Unfavourable media attention, reputation protection and the blame culture mean that security measures are often a knee-jerk reaction taken without proper planning and based primarily on an emotional response. Businesses and specifiers need to transition to a more considered and proactive approach using objective and logical professional assessment.
“I see more mundane threats, such as theft and burglary, than terrorism,” says Ken Graham, “but [security consultants] are having to make sure places, whether they’re schools, factories or museums, are secure and people within are safe.”
Demonstrating the reality of risks and threats is one of the most compelling ways to communicate the importance of effective physical security. Even for those already employing security solutions, it’s not always possible to know if those measures work until they are tested, which could be too late.
Certification to standards, such as LPS 1175, PAS68 and IWA14 through independent bodies such as LPCB, demonstrate a product meets the security performance and other related criteria set out within that standard, whether in terms of resistance to manual forced entry (LPS 1175) or vehicle impact (PAS68/IWA14).
David Rubens, Executive Director of the Institute of Strategic Risk Management, advises anyone wanting to model a complex crisis environment to “do it right with a consultant”, but despite the benefits, we found that as many as 20% of companies have never tested their security.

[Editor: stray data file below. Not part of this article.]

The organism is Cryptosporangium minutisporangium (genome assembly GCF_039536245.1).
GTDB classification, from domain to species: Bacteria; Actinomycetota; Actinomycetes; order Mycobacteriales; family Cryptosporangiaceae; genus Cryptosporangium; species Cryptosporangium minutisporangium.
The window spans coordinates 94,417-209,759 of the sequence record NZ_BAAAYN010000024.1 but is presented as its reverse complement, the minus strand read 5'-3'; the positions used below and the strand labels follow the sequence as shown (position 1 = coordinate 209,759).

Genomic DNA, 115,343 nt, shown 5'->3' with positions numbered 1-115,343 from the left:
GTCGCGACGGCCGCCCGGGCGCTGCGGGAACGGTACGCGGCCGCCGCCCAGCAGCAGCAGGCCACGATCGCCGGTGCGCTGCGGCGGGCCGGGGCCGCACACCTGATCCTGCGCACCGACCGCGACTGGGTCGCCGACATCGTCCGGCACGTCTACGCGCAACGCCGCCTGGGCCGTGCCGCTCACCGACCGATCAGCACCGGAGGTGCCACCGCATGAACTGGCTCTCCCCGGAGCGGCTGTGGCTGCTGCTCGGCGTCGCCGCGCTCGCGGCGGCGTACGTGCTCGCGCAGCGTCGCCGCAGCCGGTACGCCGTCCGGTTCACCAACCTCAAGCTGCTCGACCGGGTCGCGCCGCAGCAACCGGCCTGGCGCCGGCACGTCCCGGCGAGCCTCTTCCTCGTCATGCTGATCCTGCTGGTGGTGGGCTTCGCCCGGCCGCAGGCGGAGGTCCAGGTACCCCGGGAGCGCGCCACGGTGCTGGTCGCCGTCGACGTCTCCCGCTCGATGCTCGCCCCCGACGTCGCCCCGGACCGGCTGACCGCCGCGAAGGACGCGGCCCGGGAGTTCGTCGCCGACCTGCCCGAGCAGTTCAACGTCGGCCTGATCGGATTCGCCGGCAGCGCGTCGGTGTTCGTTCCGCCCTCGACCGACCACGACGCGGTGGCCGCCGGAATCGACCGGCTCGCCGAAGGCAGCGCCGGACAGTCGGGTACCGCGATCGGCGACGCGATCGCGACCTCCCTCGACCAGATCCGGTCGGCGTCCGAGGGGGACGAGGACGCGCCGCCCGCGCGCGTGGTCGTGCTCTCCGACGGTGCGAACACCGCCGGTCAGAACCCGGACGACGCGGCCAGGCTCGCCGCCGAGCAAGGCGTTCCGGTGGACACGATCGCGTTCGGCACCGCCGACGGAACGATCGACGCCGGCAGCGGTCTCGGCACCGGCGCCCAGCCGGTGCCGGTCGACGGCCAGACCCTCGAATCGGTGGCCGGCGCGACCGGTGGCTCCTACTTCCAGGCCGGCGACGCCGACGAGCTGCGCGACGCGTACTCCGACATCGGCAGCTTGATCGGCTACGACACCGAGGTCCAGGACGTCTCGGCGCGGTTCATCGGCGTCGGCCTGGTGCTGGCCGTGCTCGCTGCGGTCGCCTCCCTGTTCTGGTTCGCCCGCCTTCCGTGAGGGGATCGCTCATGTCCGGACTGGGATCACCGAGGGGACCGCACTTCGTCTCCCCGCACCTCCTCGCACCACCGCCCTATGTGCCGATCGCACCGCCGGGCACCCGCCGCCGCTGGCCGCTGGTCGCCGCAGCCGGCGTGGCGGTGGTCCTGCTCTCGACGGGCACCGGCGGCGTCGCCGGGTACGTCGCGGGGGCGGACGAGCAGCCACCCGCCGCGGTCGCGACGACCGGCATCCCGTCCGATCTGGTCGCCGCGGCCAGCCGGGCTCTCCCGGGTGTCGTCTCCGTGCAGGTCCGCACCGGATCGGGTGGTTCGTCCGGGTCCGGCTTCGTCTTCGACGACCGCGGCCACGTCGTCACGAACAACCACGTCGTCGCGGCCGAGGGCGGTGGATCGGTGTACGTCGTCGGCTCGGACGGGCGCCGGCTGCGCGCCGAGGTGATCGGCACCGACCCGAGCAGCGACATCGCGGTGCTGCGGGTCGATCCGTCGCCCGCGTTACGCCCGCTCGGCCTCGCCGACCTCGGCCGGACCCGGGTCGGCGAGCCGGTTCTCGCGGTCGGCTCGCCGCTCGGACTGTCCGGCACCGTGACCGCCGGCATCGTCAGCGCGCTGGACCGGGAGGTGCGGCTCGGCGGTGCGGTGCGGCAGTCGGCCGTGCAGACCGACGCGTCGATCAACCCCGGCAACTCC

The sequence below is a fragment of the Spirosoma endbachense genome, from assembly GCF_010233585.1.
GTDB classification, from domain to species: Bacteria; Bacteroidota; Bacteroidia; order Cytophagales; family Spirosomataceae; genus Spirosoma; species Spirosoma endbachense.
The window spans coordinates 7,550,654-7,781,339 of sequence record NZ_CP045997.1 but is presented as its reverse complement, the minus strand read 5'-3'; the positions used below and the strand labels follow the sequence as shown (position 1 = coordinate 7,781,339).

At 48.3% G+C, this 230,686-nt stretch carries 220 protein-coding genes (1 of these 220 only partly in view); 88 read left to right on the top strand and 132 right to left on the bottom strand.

Security simulations and tabletop exercises are important processes which can help businesses appreciate the value of physical security. Workshops such as Project Argus/ACT Strategic offer a “real-life” experience of, for example, a terrorist attack, offering those responsible for security a chance to experience and assess a situation. Participants can watch a situation unfold and then assess the response, seeing in real time how people act, where the building is vulnerable and how effective security measures are.
Physical penetration tests can also help specifiers and risk and security experts to make informed and effective decisions. Currently, 46% of security professionals surveyed run simulations, 38% bring in experts, 37% undertake penetration testing and 30% use crisis modelling. However, while almost half of our sample are running simulations, it is not a panacea; physical security needs continual investment, maintenance and analysis to ensure that the current solution is right for today’s threats and in anticipation of those in the future.
Our study also found that a fifth of companies don’t test their security measures at all, perhaps under the impression that the worst will never happen to them.
In a perfect world, security solutions shouldn’t be driven by media pressure, isolated events or budget constraints; in line with best practice, decisions should be made with a long term strategic viewpoint, utilising the knowledge and experience of specialist experts, industry bodies and comprehensive risk analysis.
In order to effect change, security will need to be considered on equal standing with other factors such as sustainability. Without embedding security at the earliest stages of the design process, projects risk poorly implemented security measures, inappropriate budget, corner cutting and increased costs in the future.
For an organisation determined to cut costs, there are numerous examples of the consequences of removing funding for or reducing security; the London Bridge attack stands as a reminder that the value of adequate security measures far outweighs any cost or other concerns.
This article was published in the May edition of International Security Journal. To view more industry insight and analysis, register for your complimentary digital subscription on the link here